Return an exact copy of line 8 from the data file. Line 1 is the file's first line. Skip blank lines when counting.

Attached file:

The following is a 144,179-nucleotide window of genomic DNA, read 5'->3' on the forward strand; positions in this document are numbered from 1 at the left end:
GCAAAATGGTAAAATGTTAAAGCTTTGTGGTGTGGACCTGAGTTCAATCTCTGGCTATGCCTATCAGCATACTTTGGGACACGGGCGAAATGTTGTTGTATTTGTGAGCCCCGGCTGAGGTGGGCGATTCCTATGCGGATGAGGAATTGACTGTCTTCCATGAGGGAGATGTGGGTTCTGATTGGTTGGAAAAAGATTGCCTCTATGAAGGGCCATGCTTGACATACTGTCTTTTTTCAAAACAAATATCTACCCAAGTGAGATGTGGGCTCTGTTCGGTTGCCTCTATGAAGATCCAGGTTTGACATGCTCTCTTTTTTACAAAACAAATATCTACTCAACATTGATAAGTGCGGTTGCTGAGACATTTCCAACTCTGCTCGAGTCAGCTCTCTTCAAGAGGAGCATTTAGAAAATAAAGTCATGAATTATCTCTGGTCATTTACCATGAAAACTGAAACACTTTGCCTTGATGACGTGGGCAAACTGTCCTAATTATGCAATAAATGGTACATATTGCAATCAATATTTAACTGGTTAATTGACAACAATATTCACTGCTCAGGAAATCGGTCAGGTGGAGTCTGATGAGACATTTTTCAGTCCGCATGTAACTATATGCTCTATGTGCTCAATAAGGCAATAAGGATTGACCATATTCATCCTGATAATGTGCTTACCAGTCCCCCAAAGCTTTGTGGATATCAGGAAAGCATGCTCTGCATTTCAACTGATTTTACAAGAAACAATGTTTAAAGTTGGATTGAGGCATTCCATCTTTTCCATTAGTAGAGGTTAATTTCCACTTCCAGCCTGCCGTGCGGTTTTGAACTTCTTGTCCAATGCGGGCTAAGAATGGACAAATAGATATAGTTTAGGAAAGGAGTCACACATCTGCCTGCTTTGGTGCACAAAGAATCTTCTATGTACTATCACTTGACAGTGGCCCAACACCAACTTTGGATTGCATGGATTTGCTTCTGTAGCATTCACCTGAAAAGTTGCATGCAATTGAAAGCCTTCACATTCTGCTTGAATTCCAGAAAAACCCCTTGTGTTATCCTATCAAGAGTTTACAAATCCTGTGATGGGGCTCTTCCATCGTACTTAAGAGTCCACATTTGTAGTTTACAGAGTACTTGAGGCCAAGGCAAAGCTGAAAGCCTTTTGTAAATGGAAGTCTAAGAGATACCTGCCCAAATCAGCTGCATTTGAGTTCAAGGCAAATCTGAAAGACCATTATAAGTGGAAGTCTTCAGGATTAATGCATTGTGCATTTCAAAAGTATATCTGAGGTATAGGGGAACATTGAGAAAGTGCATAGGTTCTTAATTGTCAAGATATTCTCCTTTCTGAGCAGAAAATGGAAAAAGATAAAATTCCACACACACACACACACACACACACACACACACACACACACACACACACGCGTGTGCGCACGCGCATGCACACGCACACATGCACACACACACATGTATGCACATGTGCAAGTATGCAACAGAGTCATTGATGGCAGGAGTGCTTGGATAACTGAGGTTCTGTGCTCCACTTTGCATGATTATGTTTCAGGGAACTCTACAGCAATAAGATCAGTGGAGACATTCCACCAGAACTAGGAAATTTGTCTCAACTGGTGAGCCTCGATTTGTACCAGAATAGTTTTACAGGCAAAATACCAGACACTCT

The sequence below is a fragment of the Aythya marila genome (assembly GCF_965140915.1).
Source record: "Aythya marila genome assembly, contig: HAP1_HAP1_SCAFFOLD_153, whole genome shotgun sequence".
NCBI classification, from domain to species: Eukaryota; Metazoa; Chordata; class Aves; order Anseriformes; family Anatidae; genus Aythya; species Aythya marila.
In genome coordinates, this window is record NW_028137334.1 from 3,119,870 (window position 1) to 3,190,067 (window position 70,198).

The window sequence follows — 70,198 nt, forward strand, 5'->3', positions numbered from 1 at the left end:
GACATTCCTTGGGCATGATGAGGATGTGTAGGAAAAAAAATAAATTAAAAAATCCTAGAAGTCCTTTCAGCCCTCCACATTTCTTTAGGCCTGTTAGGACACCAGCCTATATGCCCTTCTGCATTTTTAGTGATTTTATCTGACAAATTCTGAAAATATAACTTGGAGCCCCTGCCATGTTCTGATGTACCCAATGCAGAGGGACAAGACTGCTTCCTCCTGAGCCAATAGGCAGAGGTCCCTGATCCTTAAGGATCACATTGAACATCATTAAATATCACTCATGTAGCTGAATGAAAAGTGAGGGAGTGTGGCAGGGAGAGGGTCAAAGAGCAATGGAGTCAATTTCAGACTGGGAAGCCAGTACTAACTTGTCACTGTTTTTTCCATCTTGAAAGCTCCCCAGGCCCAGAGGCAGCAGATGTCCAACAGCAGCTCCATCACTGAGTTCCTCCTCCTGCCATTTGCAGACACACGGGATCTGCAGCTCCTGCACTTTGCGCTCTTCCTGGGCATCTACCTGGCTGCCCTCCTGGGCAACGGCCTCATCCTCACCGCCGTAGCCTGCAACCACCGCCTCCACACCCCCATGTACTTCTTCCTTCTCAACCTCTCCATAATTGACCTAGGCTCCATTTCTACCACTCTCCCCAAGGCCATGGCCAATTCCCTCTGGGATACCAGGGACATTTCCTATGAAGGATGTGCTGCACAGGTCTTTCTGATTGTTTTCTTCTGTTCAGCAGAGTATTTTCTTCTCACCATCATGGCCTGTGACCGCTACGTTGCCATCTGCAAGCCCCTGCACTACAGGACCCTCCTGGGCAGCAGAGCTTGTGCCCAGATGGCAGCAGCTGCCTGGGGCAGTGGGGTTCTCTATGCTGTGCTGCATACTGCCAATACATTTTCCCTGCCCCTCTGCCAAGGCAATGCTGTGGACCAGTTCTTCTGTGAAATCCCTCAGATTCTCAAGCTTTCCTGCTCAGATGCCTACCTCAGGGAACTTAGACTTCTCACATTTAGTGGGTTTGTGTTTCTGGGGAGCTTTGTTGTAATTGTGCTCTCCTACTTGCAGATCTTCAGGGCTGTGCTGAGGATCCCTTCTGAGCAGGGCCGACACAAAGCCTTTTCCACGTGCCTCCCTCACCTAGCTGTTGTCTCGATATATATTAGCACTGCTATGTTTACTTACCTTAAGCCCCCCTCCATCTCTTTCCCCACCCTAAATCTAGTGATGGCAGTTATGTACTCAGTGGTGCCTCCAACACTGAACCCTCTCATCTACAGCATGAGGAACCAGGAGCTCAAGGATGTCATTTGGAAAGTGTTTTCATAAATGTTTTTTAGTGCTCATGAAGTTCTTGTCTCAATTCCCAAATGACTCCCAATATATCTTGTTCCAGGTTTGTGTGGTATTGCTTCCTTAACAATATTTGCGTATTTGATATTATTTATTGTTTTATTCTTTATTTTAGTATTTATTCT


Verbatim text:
GACATTCCTTGGGCATGATGAGGATGTGTAGGAAAAAAAATAAATTAAAAAATCCTAGAAGTCCTTTCAGCCCTCCACATTTCTTTAGGCCTGTTAGGACACCAGCCTATATGCCCTTCTGCATTTTTAGTGATTTTATCTGACAAATTCTGAAAATATAACTTGGAGCCCCTGCCATGTTCTGATGTACCCAATGCAGAGGGACAAGACTGCTTCCTCCTGAGCCAATAGGCAGAGGTCCCTGATCCTTAAGGATCACATTGAACATCATTAAATATCACTCATGTAGCTGAATGAAAAGTGAGGGAGTGTGGCAGGGAGAGGGTCAAAGAGCAATGGAGTCAATTTCAGACTGGGAAGCCAGTACTAACTTGTCACTGTTTTTTCCATCTTGAAAGCTCCCCAGGCCCAGAGGCAGCAGATGTCCAACAGCAGCTCCATCACTGAGTTCCTCCTCCTGCCATTTGCAGACACACGGGATCTGCAGCTCCTGCACTTTGCGCTCTTCCTGGGCATCTACCTGGCTGCCCTCCTGGGCAACGGCCTCATCCTCACCGCCGTAGCCTGCAACCACCGCCTCCACACCCCCATGTACTTCTTCCTTCTCAACCTCTCCATAATTGACCTAGGCTCCATTTCTACCACTCTCCCCAAGGCCATGGCCAATTCCCTCTGGGATACCAGGGACATTTCCTATGAAGGATGTGCTGCACAGGTCTTTCTGATTGTTTTCTTCTGTTCAGCAGAGTATTTTCTTCTCACCATCATGGCCTGTGACCGCTACGTTGCCATCTGCAAGCCCCTGCACTACAGGACCCTCCTGGGCAGCAGAGCTTGTGCCCAGATGGCAGCAGCTGCCTGGGGCAGTGGGGTTCTCTATGCTGTGCTGCATACTGCCAATACATTTTCCCTGCCCCTCTGCCAAGGCAATGCTGTGGACCAGTTCTTCTGTGAAATCCCTCAGATTCTCAAGCTTTCCTGCTCAGATGCCTACCTCAGGGAACTTAGACTTCTCACATTTAGTGGGTTTGTGTTTCTGGGGAGCTTTGTTGTAATTGTGCTCTCCTACTTGCAGATCTTCAGGGCTGTGCTGAGGATCCCTTCTGAGCAGGGCCGACACAAAGCCTTTTCCACGTGCCTCCCTCACCTAGCTGTTGTCTCGATATATATTAGCACTGCTATGTTTACTTACCTTAAGCCCCCCTCCATCTCTTTCCCCACCCTAAATCTAGTGATGGCAGTTATGTACTCAGTGGTGCCTCCAACACTGAACCCTCTCATCTACAGCATGAGGAACCAGGAGCTCAAGGATGTCATTTGGAAAGTGTTTTCATAAATGTTTTTTAGTGCTCATGAAGTTCTTGTCTCAATTCCCAAATGACTCCCAATATATCTTGTTCCAGGTTTGTGTGGTATTGCTTCCTTAACAATATTTGCGTATTTGATATTATTTATTGTTTTATTCTTTATTTTAGTATTTATTCT